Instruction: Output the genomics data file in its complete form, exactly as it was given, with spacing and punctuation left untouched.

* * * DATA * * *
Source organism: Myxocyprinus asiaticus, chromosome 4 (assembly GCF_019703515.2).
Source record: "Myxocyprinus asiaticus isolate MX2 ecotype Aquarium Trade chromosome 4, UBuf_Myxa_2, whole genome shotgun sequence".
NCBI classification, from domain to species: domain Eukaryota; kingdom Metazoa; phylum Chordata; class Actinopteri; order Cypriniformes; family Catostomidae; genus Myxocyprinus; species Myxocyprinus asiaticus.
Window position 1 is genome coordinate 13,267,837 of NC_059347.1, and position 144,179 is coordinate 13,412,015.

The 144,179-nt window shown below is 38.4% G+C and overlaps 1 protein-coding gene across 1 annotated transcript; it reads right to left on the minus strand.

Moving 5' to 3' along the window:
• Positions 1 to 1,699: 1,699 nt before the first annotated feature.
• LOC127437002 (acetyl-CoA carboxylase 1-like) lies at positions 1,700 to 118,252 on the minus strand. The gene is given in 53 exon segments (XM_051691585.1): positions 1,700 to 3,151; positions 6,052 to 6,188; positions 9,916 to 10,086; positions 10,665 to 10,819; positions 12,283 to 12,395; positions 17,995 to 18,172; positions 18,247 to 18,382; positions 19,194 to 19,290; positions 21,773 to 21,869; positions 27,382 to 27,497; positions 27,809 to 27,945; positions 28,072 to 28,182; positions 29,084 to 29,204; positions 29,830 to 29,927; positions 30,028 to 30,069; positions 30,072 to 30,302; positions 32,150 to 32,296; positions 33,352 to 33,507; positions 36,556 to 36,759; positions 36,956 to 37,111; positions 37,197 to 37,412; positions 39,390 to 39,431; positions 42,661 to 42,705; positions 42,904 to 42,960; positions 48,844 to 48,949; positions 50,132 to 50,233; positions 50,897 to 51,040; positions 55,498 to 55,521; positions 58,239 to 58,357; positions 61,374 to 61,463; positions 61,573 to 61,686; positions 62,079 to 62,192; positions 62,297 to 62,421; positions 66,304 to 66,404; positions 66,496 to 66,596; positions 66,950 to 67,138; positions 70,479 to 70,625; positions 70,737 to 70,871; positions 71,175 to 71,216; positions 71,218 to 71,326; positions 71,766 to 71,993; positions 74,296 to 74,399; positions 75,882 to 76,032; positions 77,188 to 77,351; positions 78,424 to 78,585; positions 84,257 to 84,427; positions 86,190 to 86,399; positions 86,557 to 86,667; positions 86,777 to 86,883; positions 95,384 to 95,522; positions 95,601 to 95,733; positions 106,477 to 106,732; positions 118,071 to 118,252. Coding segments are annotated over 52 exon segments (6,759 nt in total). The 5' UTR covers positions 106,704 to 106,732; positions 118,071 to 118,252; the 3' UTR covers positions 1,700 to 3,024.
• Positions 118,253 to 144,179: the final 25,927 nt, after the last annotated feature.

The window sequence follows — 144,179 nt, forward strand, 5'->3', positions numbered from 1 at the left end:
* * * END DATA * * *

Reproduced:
Source organism: Myxocyprinus asiaticus, chromosome 4 (assembly GCF_019703515.2).
Source record: "Myxocyprinus asiaticus isolate MX2 ecotype Aquarium Trade chromosome 4, UBuf_Myxa_2, whole genome shotgun sequence".
NCBI classification, from domain to species: domain Eukaryota; kingdom Metazoa; phylum Chordata; class Actinopteri; order Cypriniformes; family Catostomidae; genus Myxocyprinus; species Myxocyprinus asiaticus.
Window position 1 is genome coordinate 13,267,837 of NC_059347.1, and position 144,179 is coordinate 13,412,015.

The 144,179-nt window shown below is 38.4% G+C and overlaps 1 protein-coding gene across 1 annotated transcript; it reads right to left on the minus strand.

Moving 5' to 3' along the window:
• Positions 1 to 1,699: 1,699 nt before the first annotated feature.
• LOC127437002 (acetyl-CoA carboxylase 1-like) lies at positions 1,700 to 118,252 on the minus strand. The gene is given in 53 exon segments (XM_051691585.1): positions 1,700 to 3,151; positions 6,052 to 6,188; positions 9,916 to 10,086; positions 10,665 to 10,819; positions 12,283 to 12,395; positions 17,995 to 18,172; positions 18,247 to 18,382; positions 19,194 to 19,290; positions 21,773 to 21,869; positions 27,382 to 27,497; positions 27,809 to 27,945; positions 28,072 to 28,182; positions 29,084 to 29,204; positions 29,830 to 29,927; positions 30,028 to 30,069; positions 30,072 to 30,302; positions 32,150 to 32,296; positions 33,352 to 33,507; positions 36,556 to 36,759; positions 36,956 to 37,111; positions 37,197 to 37,412; positions 39,390 to 39,431; positions 42,661 to 42,705; positions 42,904 to 42,960; positions 48,844 to 48,949; positions 50,132 to 50,233; positions 50,897 to 51,040; positions 55,498 to 55,521; positions 58,239 to 58,357; positions 61,374 to 61,463; positions 61,573 to 61,686; positions 62,079 to 62,192; positions 62,297 to 62,421; positions 66,304 to 66,404; positions 66,496 to 66,596; positions 66,950 to 67,138; positions 70,479 to 70,625; positions 70,737 to 70,871; positions 71,175 to 71,216; positions 71,218 to 71,326; positions 71,766 to 71,993; positions 74,296 to 74,399; positions 75,882 to 76,032; positions 77,188 to 77,351; positions 78,424 to 78,585; positions 84,257 to 84,427; positions 86,190 to 86,399; positions 86,557 to 86,667; positions 86,777 to 86,883; positions 95,384 to 95,522; positions 95,601 to 95,733; positions 106,477 to 106,732; positions 118,071 to 118,252. Coding segments are annotated over 52 exon segments (6,759 nt in total). The 5' UTR covers positions 106,704 to 106,732; positions 118,071 to 118,252; the 3' UTR covers positions 1,700 to 3,024.
• Positions 118,253 to 144,179: the final 25,927 nt, after the last annotated feature.

The window sequence follows — 144,179 nt, forward strand, 5'->3', positions numbered from 1 at the left end: